Course Discussion: Relevance
How do you get teenage girls interested in math? Connect it to wedding planning finances.
Once you've identified specific learning objectives, focus on specific activities that stimulate critical and creative thinking. Consider the purpose of each discussion before writing discussion questions. Also keep in mind that the educational outcomes must be clear to the students.
Connect Course Goals with Relevant Discussions
Students particularly enjoy discussions that involve real-world situations, authentic resources, and practical experiences.
Use the following ideas to help you build meaningful, relevant discussions:
Activate. Motivate learners. Use discussion as a catalyst to generate interest in a new topic. Help students see the excitement and energy that can be found in a subject. For example, show the enthusiasm of mathematicians.
Communicate. Use connections to course content to share ideas, personal perspectives, or shared experiences.
Connect. Provide a context or establish a connection. Bring relevance to the discussion by using a "real world" situation or example.
Critique. Critically evaluate an idea or perspective by using examples to support a position. Many of these examples can be found in professional blogs.
Deepen. Add depth to a learning situation by providing a detailed explanation, thoughtful observation, or new resource that provides additional information or insights. For example, use a law blog to learn more about law and ethics or use an author blog to explore issues in creative writing.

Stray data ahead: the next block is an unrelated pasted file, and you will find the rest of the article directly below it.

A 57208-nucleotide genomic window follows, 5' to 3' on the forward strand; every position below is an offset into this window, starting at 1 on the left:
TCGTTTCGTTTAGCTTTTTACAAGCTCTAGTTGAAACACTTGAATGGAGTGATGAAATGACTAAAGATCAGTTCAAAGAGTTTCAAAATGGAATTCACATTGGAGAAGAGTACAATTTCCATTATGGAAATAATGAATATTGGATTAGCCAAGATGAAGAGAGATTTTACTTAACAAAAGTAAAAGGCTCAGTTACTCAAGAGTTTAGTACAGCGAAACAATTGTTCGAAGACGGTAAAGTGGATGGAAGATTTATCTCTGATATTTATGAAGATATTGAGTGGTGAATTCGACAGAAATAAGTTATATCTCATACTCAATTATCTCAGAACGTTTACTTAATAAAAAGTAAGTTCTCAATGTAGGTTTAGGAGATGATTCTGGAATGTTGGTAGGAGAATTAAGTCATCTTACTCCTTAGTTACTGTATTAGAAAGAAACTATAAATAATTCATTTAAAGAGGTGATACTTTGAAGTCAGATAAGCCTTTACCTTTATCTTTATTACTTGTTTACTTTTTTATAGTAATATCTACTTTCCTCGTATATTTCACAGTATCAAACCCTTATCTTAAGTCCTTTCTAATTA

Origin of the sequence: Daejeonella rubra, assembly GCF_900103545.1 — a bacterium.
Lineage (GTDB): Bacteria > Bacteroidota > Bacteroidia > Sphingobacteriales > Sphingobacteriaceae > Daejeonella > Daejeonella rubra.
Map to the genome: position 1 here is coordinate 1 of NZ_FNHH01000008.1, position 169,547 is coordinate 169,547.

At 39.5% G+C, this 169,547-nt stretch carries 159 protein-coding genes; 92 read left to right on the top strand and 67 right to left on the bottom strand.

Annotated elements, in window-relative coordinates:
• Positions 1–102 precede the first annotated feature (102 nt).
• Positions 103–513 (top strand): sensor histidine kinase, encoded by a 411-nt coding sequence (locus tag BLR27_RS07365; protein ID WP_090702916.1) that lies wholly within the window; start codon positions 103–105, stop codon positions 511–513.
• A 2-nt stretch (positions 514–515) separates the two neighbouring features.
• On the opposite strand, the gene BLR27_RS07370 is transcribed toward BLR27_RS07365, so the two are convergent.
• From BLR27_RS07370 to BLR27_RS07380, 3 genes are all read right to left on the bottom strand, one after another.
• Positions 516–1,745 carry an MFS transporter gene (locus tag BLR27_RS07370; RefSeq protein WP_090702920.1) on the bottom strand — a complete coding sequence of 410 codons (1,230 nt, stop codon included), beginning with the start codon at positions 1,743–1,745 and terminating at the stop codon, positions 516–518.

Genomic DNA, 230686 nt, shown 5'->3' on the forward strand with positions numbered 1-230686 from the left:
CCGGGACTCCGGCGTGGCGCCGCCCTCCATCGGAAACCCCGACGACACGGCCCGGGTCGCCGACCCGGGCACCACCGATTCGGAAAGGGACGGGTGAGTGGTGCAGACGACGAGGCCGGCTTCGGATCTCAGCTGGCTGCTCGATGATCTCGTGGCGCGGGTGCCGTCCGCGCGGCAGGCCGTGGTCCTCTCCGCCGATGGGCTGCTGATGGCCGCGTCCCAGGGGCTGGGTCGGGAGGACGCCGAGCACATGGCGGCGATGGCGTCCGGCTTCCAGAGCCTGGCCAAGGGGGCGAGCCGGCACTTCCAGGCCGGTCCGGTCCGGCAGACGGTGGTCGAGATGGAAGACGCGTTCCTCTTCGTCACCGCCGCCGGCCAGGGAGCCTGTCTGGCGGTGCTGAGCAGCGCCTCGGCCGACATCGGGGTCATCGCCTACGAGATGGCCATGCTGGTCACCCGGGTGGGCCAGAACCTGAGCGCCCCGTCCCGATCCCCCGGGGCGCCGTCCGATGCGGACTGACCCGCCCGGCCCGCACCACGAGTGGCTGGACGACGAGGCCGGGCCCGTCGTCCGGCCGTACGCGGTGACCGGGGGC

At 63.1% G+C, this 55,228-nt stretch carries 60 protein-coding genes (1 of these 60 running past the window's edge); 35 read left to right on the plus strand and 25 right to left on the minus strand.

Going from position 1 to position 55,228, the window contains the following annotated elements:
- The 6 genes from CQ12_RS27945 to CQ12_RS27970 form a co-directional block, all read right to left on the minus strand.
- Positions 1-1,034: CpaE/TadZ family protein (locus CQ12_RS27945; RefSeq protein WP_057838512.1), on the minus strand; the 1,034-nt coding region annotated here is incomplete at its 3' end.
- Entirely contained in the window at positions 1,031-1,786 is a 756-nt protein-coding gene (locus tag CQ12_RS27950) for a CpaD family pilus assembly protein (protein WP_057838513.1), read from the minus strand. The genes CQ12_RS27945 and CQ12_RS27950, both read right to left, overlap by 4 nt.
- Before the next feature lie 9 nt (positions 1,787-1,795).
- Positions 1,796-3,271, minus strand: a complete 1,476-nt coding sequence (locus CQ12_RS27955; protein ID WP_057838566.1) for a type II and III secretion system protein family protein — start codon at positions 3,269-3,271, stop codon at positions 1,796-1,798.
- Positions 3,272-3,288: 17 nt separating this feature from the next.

Evidence. Provide resources that students might use as evidence in justifying a perspective, solving a problem, or making a decision.
Expand. Broaden thinking by providing an alternative perspective or different point of view. For example, use readings from different countries to examine cultural differences.
Fresh Look. Use discussion starters to provide current, immediately relevant examples. For example, get the latest science or fashion news.
Inform. Provide primary sources or data that help explain an idea already presented. For example, you can track earthquakes and volcanoes. Consider a statistic or graph that illustrates a point.
Inference. Involve students in resources that can be used to facilitate problem solving and inference.
Launch. Use focal points as a place for stimulating new, innovative ideas. Be the first to present a new idea rather than simply commenting on the work of others. Ask questions to keep the new idea going.
Organize. You may provide resources you wish student to organize. They may categorize, sequence, or create a hierarchy.
Storytell. Involve learners in telling or retelling a story. They may be providing narration, reviewing the steps in a process, or describing events.
Synthesize. Bring a number of ideas together. For example, consolidate these comments and draw a new conclusion.
Teaching. Involve learners in teaching others through demonstrations, mentoring, or sharing course content.
Design meaningful, relevant discussions that require critical and creative thinking.
Focus on assignments that involve real-world situations, authentic resources, and practical experiences.
Working your way down the list of ideas above, brainstorm a few discussion ideas associated with learning objectives you have identified.